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Sunday, March 22, 2009

Geithner: My Plan for Bad Bank Assets

Timothy Geithner explains and defends his new plan to repair financial markets:

My Plan for Bad Bank Assets, by Timothy Geithner, Commentary WSJ: ...Over the past six weeks we have put in place a series of ... initiatives ... to help lay the financial foundation for economic recovery. ... Together, actions over the last several months by the Federal Reserve and ... initiatives by this administration are already starting to make a difference. ...

However, the financial system as a whole is still working against recovery. ... Today, we are announcing another critical piece of our plan to increase the flow of credit and expand liquidity.

Our new Public-Private Investment Program will ... purchase real-estate related loans from banks and securities from the broader markets. Banks will have the ability to sell pools of loans to dedicated funds, and investors will compete to have the ability to participate in those funds and take advantage of the financing provided by the government.

The funds established under this program will have three essential design features. First, they will use government resources in the form of capital from the Treasury, and financing from the FDIC and Federal Reserve, to mobilize capital from private investors. Second, the Public-Private Investment Program will ensure that private-sector participants share the risks alongside the taxpayer, and that the taxpayer shares in the profits from these investments. ...

Third, private-sector purchasers will establish the value of the loans and securities purchased under the program, which will protect the government from overpaying for these assets.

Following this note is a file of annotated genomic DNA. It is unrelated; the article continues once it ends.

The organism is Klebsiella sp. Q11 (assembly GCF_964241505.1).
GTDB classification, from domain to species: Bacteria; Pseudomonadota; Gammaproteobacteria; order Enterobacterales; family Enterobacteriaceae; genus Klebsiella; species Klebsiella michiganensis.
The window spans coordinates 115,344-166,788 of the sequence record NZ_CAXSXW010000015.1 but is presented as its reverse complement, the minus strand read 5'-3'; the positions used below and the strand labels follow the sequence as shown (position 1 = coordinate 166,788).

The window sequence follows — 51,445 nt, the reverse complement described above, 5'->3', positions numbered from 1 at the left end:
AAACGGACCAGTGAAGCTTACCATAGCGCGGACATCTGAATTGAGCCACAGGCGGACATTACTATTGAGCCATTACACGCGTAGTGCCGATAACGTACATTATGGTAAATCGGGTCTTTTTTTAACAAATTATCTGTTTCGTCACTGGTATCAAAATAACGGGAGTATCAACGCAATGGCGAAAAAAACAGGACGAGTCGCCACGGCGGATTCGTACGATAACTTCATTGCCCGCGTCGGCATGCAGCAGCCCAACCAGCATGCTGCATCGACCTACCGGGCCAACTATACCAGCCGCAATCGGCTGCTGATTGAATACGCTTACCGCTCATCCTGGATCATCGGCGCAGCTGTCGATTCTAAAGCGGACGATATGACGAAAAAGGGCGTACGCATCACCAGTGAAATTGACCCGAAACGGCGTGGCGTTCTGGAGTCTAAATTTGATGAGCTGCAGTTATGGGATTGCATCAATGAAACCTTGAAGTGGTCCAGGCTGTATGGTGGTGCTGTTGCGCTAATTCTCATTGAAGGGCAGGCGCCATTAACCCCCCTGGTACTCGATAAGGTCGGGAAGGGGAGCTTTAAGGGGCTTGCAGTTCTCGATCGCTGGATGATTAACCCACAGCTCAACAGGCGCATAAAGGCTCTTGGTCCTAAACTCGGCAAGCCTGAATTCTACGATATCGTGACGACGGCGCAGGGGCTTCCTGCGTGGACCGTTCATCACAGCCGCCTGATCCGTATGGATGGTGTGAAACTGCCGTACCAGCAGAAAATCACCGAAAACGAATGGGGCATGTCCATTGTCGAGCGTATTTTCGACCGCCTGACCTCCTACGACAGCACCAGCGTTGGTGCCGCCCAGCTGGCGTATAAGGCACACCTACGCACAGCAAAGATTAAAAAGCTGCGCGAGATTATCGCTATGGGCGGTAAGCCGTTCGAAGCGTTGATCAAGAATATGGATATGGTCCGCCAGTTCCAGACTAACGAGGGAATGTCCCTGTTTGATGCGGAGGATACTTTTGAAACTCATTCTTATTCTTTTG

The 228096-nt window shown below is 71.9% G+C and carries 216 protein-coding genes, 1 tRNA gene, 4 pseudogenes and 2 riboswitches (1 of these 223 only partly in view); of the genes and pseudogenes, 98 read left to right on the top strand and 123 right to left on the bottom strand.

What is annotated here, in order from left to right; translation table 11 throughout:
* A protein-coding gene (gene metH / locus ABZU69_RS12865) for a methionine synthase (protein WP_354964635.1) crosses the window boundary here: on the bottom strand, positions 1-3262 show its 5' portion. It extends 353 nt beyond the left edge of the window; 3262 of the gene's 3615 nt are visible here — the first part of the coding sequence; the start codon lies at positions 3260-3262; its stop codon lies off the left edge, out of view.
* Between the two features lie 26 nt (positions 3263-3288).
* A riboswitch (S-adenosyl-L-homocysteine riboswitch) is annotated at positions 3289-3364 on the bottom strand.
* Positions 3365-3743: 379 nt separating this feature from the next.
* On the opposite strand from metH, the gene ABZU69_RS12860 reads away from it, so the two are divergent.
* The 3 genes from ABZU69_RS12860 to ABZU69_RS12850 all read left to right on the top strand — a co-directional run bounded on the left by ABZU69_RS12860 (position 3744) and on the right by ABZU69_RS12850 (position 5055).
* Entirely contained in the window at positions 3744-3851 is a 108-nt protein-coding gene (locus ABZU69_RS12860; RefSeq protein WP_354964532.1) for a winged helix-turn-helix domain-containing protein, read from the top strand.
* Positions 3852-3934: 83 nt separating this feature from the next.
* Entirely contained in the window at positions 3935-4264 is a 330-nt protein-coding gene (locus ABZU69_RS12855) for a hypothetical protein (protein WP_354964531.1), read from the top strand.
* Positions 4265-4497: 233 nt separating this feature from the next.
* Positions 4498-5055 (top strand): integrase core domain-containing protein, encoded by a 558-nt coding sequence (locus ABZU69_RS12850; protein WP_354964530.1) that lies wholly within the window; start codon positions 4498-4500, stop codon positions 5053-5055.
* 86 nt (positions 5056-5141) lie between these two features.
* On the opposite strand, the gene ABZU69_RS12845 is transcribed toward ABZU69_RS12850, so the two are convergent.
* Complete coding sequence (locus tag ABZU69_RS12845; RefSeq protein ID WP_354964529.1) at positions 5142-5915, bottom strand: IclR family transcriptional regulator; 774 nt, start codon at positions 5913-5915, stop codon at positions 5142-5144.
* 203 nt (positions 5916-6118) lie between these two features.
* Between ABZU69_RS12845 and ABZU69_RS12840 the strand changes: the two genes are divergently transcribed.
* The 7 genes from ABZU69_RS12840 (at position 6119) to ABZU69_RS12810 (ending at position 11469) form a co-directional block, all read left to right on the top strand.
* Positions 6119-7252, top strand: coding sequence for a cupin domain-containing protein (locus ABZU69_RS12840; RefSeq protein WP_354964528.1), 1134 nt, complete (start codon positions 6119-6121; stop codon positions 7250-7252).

The new Public-Private Investment Program will initially provide financing for $500 billion with the potential to expand up to $1 trillion over time, which is a substantial share of real-estate related assets originated before the recession that are now clogging our financial system. Over time, by providing a market for these assets that does not now exist, this program will help improve asset values, increase lending capacity by banks, and reduce uncertainty about the scale of losses on bank balance sheets. The ability to sell assets to this fund will make it easier for banks to raise private capital, which will accelerate their ability to replace the capital investments provided by the Treasury.

This program ... is part of an overall strategy to resolve the crisis as quickly and effectively as possible at least cost to the taxpayer. The Public-Private Investment Program is better for the taxpayer than having the government alone directly purchase the assets from banks that are still operating and assume a larger share of the losses. Our approach shares risk with the private sector, efficiently leverages taxpayer dollars, and deploys private-sector competition to determine market prices for currently illiquid assets. ...

For all the challenges we face, we still have a diverse and resilient financial system. The process of repair will take time, and progress will be uneven, with periods of stress and fragility. But these policies will work. ...

But ... we must also start the process of ensuring a crisis like this never happens again. As President Obama has said, we can no longer sustain 21st century markets with 20th century regulations. ... The lack of an appropriate and modern regulatory regime and resolution authority helped cause this crisis, and it will continue to constrain our capacity to address future crises until we put in place fundamental reforms.

Our goal must be a stronger system that can provide the credit necessary for recovery, and that also ensures that we never find ourselves in this type of financial crisis again. ...

    Posted by on Sunday, March 22, 2009 at 09:27 PM in Economics, Financial System, Policy | Permalink  TrackBack (0)  Comments (28)


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